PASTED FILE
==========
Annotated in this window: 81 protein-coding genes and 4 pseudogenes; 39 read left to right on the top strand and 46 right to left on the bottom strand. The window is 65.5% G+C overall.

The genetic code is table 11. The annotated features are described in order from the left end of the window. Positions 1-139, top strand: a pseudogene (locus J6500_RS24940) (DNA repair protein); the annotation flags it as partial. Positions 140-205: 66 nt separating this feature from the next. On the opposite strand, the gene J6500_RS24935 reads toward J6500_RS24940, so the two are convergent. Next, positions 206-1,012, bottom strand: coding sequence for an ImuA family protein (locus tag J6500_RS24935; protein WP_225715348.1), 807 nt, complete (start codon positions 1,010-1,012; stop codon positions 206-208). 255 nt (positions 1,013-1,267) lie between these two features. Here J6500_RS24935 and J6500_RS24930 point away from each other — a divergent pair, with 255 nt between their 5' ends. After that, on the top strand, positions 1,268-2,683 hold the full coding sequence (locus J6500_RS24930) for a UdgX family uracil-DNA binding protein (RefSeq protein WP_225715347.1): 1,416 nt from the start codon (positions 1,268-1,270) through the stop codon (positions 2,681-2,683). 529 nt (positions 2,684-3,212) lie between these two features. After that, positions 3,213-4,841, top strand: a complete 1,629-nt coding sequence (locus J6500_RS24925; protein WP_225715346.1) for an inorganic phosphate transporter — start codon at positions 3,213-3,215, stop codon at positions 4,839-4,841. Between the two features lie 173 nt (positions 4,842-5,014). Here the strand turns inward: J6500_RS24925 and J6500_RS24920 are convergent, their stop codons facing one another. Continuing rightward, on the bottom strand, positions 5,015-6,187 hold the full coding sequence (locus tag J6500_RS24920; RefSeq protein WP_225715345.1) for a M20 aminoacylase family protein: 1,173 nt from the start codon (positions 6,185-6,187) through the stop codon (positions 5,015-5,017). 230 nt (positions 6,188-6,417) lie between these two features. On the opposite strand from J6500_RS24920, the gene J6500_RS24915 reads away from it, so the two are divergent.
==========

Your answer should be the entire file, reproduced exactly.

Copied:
Annotated in this window: 81 protein-coding genes and 4 pseudogenes; 39 read left to right on the top strand and 46 right to left on the bottom strand. The window is 65.5% G+C overall.

The genetic code is table 11. The annotated features are described in order from the left end of the window. Positions 1-139, top strand: a pseudogene (locus J6500_RS24940) (DNA repair protein); the annotation flags it as partial. Positions 140-205: 66 nt separating this feature from the next. On the opposite strand, the gene J6500_RS24935 reads toward J6500_RS24940, so the two are convergent. Next, positions 206-1,012, bottom strand: coding sequence for an ImuA family protein (locus tag J6500_RS24935; protein WP_225715348.1), 807 nt, complete (start codon positions 1,010-1,012; stop codon positions 206-208). 255 nt (positions 1,013-1,267) lie between these two features. Here J6500_RS24935 and J6500_RS24930 point away from each other — a divergent pair, with 255 nt between their 5' ends. After that, on the top strand, positions 1,268-2,683 hold the full coding sequence (locus J6500_RS24930) for a UdgX family uracil-DNA binding protein (RefSeq protein WP_225715347.1): 1,416 nt from the start codon (positions 1,268-1,270) through the stop codon (positions 2,681-2,683). 529 nt (positions 2,684-3,212) lie between these two features. After that, positions 3,213-4,841, top strand: a complete 1,629-nt coding sequence (locus J6500_RS24925; protein WP_225715346.1) for an inorganic phosphate transporter — start codon at positions 3,213-3,215, stop codon at positions 4,839-4,841. Between the two features lie 173 nt (positions 4,842-5,014). Here the strand turns inward: J6500_RS24925 and J6500_RS24920 are convergent, their stop codons facing one another. Continuing rightward, on the bottom strand, positions 5,015-6,187 hold the full coding sequence (locus tag J6500_RS24920; RefSeq protein WP_225715345.1) for a M20 aminoacylase family protein: 1,173 nt from the start codon (positions 6,185-6,187) through the stop codon (positions 5,015-5,017). 230 nt (positions 6,188-6,417) lie between these two features. On the opposite strand from J6500_RS24920, the gene J6500_RS24915 reads away from it, so the two are divergent.